Niema is our interpreter of the month for March
Every month we celebrate the achievements of one of our fantastic interpreters. This month we are proud to congratulate Niema and share her story. Thank you for all your hard work and for all the amazing client feedback we get about you. Read on for our full conversation…
It all started with volunteering
For me, interpreting is something I have done professionally since 2020. Before I started working for Clear Voice I had volunteered as an interpreter with charitable organisations. That’s how I got into interpreting. I helped both Refugee Council and Advonet, an advocacy group based in Leeds.
I came to the UK in September 2015, I grew up in Eritrea. Asmara was my home city. When I left Eritrea, I first travelled to Kuwait where I worked performing admin and translations from Arabic to English. This had given me some experience working with languages professionally, and so I started volunteering as an interpreter in 2016, not long after I arrived in England.
The demand for Tigre interpreting
When I was in Eritrea, I did not imagine that knowing my mother language (Tigre) would help me earning a living, do a job, and help others. My concentration was on English and Arabic, the international languages that everyone said would be needed if or when I left my country. I didn’t expect that, when I came to the UK, I would be able to use the languages I know to help people.
Interpreting is rewarding
I definitely enjoy interpreting, especially when the client is happy. I remember when I was interpreting for someone claiming asylum here and he kept asking for me to be his interpreter, requesting me by name. It really made me happy that he trusted me, that he was happy with my interpreting and that he felt like I was his voice. When you interpret for someone, you should be their voice, communicate what they are truly expressing, and when someone requests you by name, it’s rewarding – it shows you have been doing that well.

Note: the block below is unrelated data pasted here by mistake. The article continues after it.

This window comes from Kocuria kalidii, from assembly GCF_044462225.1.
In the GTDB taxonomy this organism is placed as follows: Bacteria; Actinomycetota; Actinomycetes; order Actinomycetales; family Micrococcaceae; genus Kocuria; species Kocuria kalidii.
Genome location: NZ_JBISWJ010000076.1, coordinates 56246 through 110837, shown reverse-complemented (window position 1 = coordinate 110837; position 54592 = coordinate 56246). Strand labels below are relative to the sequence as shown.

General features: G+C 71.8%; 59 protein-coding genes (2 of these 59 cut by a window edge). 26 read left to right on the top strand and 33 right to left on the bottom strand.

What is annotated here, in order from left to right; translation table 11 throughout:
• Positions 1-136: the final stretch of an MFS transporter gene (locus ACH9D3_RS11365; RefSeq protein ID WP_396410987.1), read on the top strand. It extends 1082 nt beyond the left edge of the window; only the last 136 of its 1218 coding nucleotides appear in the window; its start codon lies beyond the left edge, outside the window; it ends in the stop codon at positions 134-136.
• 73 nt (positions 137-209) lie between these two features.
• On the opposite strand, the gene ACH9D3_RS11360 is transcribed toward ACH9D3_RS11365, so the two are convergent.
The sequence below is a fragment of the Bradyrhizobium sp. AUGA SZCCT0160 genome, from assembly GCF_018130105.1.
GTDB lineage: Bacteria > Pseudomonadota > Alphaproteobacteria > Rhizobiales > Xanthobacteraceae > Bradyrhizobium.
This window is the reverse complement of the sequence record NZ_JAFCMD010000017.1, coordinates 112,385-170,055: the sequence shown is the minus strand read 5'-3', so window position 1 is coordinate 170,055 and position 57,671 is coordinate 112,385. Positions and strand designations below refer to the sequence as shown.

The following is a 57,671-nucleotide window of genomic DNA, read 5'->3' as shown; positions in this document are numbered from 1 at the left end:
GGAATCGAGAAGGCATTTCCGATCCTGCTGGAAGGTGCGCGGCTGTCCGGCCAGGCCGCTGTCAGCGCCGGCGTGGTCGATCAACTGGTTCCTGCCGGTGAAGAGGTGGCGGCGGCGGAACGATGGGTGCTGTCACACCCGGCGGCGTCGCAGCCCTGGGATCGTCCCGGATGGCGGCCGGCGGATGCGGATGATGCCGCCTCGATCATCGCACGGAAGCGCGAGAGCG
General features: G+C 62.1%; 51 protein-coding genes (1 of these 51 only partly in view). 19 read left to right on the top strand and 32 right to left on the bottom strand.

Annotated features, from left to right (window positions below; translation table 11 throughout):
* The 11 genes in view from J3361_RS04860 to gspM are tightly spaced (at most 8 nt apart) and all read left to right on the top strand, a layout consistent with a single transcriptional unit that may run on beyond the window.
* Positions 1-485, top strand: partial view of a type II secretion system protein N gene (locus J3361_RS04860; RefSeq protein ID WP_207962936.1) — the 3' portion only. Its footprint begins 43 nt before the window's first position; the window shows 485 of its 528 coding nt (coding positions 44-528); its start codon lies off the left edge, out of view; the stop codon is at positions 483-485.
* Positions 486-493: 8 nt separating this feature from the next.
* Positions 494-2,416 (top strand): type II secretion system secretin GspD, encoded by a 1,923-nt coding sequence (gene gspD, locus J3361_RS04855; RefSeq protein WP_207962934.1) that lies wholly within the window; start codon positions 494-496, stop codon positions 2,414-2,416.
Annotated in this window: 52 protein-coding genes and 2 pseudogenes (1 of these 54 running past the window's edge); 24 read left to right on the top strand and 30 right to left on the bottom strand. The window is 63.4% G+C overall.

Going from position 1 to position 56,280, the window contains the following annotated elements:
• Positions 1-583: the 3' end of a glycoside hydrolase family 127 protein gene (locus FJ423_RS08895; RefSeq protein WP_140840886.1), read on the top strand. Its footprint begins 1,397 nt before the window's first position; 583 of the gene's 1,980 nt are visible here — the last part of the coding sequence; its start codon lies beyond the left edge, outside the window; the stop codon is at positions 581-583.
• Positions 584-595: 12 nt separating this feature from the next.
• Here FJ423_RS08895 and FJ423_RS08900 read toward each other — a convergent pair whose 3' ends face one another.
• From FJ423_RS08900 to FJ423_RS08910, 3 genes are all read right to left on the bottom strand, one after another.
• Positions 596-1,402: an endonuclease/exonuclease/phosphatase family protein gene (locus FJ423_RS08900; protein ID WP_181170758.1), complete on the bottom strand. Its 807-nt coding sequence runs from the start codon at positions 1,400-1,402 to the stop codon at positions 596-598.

Benefits of working from home
Plus, working from home while also being a full-time mom has all the benefits I expected: The flexibility and the ability to see all the incredible milestones. For me interpreting is a good job, but at the same time I feel that I am helping others and that brings me more happiness. When people find someone who can interpret for them, in the languages that I speak, they are very grateful.
Helping vulnerable people
Many of the people I interpret for are very vulnerable; they have been through a lot. There are some similarities to my own story. We have all suffered from the same situation as Eritreans. The specific details may be different, but the major problems are shared. It cuts me sometimes to hear their stories. It really does touch me, as I can put myself in their place and understand where they are coming from. Sometimes it is difficult emotionally to hear these stories. Hopefully, as I am doing my job I am making a difference and change to others.
I have learned languages from a young age. I first started studying English at elementary school and continued to junior and high school. One of my hobbies was reading, mainly novels, and this helped me practice. I used to enjoy reading for example Danielle Steele, although there is less time of that now. When you get married and have kids you give the priority to them!